Real services are never held out to view. The modesty of the
individual, the Jealousy of Rivals, or the public Interest, require that they should be concealed. Do you wonder then that ostensible pageants should be adored, while those who moved the springs are neglected. I expect my turn and am prepared for it in my own mind. My family and circumstances are not prepared for it by any means. Yet they must come to it—I always foresaw it and shall meet it firmly.
At least I believe so. I wish my friend Warren in public Life, because I know he would be useful there.
But his numerous refusals I am informed are made use of against him, and I really fear will prevail. I expect to be myself in private Life very soon and in his neighborhood, and I don't despair of going even sometimes to Plymouth inferior Court to get my bread and my boys thro' the Colledge. The young Rogues shall not be disappointed of their Education, if I am obliged to draw Justice's writs to attain it. I am obliged in Europe to spend immense sums in support of dignity, but I'll be hanged if I trouble my head about it in private Life in America. I am, Madam, your J. ADAMS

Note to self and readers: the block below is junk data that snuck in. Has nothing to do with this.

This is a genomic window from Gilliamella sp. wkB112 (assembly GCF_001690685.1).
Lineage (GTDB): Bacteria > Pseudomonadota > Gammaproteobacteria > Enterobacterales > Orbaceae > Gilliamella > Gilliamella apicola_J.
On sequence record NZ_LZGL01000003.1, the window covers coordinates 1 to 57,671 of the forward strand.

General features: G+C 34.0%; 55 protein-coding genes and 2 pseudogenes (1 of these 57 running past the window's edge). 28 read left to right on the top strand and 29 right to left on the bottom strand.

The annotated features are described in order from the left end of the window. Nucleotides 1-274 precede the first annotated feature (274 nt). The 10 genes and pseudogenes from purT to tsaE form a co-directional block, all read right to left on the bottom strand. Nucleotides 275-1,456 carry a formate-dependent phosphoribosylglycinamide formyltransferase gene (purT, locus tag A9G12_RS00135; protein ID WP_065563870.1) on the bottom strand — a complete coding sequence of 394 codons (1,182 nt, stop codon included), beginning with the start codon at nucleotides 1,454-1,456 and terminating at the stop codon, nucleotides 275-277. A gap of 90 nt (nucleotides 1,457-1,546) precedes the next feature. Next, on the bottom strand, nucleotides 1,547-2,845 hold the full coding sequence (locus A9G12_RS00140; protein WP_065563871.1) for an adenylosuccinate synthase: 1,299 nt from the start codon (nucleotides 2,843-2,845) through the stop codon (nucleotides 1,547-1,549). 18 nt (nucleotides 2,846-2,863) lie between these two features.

JOHN ADAMS TO JAMES WARREN
LONDON, July 4, 1786
DEAR SIR, -Your Favour of 30. April, is arrived. I am surprized to read in your Letter that "our Poverty can't relieve Us from the Piracies of the Algerines." Are the thirteen United States then not worth two or three hundred Thousand Guineas? Suppose they borrow it at Six per Cent. there will be Eighteen thousand Guineas to pay yearly. We now loose a Million sterling a Year, by this War. Are we able to loose a Million and not pay Eighteen Thousand Pounds? Give Congress Power and let them lay on Duties upon Imports or Exports upon thirteen states sufficient to pay this Interest and you may borrow the Money. But I never heard or read of Sluggards, who saw so many fantastical Lions in the way, as our People appear to have seen since the Peace.